"The Landlady" and Other Short Stories

"The Landlady" and Other Short Stories Irony

Judson and the Mamba (Dramatic Irony)

Dramatic irony runs through "An African Story," as the audience and the old man know that a mamba is stealing milk from the old man's cow, but Judson does not. The old man instructs Judson to hide beside the cow and to catch "the boy" that is stealing the cow's milk, setting Judson up to be murdered by the mamba. While the reader knows that Judson is about to be killed, Judson is unaware of this.

The taxidermied pets (Situational Irony)

When Billy looks into the window of the Landlady's home, he sees a warm environment with a sleeping dog curled up on the carpet and a parrot in its cage. At the end of "The Landlady," the audience learns that the parrot and dachshund are both stuffed, an unexpected twist in the story.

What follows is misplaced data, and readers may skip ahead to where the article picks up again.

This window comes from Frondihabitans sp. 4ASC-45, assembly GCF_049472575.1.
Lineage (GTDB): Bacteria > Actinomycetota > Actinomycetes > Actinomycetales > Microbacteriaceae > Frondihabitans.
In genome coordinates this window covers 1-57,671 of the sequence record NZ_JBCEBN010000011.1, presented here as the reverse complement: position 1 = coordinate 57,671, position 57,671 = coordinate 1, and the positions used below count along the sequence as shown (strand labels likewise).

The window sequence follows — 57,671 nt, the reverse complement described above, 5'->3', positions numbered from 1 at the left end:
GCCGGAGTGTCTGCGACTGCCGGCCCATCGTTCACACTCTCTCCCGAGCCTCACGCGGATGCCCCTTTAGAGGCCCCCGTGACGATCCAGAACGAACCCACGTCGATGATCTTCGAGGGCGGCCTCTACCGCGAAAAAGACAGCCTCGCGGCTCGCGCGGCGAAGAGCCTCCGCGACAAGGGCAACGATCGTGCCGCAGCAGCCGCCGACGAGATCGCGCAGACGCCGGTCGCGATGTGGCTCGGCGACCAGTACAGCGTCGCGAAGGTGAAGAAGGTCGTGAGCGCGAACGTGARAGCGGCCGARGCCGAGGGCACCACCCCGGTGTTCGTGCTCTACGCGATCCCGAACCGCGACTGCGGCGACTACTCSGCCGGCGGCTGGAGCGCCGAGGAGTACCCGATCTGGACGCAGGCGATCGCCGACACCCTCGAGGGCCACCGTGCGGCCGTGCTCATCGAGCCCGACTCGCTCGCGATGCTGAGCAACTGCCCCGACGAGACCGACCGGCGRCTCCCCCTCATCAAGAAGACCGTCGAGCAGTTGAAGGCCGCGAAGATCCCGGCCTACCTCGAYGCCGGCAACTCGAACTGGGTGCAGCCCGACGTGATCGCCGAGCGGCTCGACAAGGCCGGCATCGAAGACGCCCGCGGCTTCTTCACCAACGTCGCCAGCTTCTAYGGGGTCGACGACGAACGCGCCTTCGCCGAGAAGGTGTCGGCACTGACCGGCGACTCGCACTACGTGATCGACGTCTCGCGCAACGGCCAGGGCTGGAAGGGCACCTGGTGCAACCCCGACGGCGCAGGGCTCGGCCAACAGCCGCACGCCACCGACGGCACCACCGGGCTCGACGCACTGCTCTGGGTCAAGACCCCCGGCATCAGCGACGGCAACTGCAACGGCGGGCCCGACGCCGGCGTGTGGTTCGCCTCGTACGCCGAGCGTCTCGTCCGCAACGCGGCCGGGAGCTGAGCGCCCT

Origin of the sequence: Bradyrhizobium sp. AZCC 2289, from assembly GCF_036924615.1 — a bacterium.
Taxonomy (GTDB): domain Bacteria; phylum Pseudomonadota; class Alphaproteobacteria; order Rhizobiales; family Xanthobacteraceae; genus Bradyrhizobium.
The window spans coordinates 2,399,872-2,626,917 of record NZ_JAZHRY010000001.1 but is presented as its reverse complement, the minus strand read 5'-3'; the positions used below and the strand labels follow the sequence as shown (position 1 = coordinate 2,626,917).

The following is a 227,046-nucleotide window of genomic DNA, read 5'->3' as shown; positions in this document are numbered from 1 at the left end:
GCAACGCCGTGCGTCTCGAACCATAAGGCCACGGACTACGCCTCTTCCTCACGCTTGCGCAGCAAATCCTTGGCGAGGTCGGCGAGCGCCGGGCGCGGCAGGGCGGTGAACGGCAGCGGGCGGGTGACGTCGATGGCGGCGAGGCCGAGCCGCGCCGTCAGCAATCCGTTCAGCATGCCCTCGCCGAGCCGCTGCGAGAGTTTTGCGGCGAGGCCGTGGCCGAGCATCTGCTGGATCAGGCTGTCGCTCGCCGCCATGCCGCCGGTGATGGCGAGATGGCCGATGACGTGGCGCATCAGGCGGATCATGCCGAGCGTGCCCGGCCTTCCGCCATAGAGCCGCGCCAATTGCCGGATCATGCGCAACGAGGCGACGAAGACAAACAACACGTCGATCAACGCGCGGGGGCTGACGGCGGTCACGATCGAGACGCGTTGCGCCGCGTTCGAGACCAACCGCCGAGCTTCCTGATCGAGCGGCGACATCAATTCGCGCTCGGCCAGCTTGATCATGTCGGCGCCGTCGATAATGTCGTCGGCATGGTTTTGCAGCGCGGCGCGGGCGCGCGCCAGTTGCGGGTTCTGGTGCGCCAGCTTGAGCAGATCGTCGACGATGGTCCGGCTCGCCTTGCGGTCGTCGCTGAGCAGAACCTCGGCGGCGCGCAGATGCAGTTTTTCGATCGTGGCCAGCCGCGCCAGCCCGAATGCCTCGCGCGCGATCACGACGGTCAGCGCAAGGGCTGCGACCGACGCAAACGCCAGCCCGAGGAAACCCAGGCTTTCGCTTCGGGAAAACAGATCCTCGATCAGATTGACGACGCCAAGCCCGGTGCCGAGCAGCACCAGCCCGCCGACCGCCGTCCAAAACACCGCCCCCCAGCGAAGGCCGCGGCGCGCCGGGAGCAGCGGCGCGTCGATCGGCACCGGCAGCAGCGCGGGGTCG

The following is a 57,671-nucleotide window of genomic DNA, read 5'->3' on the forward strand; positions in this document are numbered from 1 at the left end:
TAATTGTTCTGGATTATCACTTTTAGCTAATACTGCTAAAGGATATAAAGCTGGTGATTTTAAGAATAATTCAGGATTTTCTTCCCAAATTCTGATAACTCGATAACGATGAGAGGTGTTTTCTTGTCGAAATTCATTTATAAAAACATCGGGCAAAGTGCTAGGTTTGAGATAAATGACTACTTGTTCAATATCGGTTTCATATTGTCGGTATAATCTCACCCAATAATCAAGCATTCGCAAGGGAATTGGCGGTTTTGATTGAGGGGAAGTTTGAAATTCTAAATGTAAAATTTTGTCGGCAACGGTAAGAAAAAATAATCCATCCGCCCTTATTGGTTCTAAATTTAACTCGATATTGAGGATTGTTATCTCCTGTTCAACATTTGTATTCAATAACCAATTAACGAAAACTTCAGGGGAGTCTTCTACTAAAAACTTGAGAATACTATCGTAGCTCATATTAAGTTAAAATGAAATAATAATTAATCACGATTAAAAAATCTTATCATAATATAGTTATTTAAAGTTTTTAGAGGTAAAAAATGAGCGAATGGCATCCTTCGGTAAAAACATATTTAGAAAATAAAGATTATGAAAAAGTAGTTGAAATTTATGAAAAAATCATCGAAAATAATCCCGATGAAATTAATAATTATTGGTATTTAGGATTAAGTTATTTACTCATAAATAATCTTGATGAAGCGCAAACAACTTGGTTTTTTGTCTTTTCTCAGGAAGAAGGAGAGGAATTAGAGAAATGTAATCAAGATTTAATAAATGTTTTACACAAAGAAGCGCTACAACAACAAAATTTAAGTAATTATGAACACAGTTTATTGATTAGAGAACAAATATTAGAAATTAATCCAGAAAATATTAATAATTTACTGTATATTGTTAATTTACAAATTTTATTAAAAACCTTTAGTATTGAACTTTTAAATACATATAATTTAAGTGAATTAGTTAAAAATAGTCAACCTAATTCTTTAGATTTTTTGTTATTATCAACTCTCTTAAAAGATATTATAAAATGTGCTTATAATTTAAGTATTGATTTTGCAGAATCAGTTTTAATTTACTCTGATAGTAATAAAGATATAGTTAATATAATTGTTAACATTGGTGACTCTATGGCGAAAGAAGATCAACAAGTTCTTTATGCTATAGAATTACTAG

"Probably right under our noses" (Situational Irony)

As the policemen search for the murder weapon used to kill Mary's husband in "Lamb for the Slaughter," Mary feeds them the murder weapon. When one of the policemen comments that the murder weapon is likely right under their noses (which they mean in a figurative way), this statement is ironic as the murder weapon is the leg of lamb, which is, unexpectedly, literally under their noses.

"Oh no, Mr. Bohlen. No." (Verbal Irony)

In this quote, Knipe responds to Bohlen's question about whether anything is bothering him with a "no," even though it is obvious and evident that the exact opposite is true.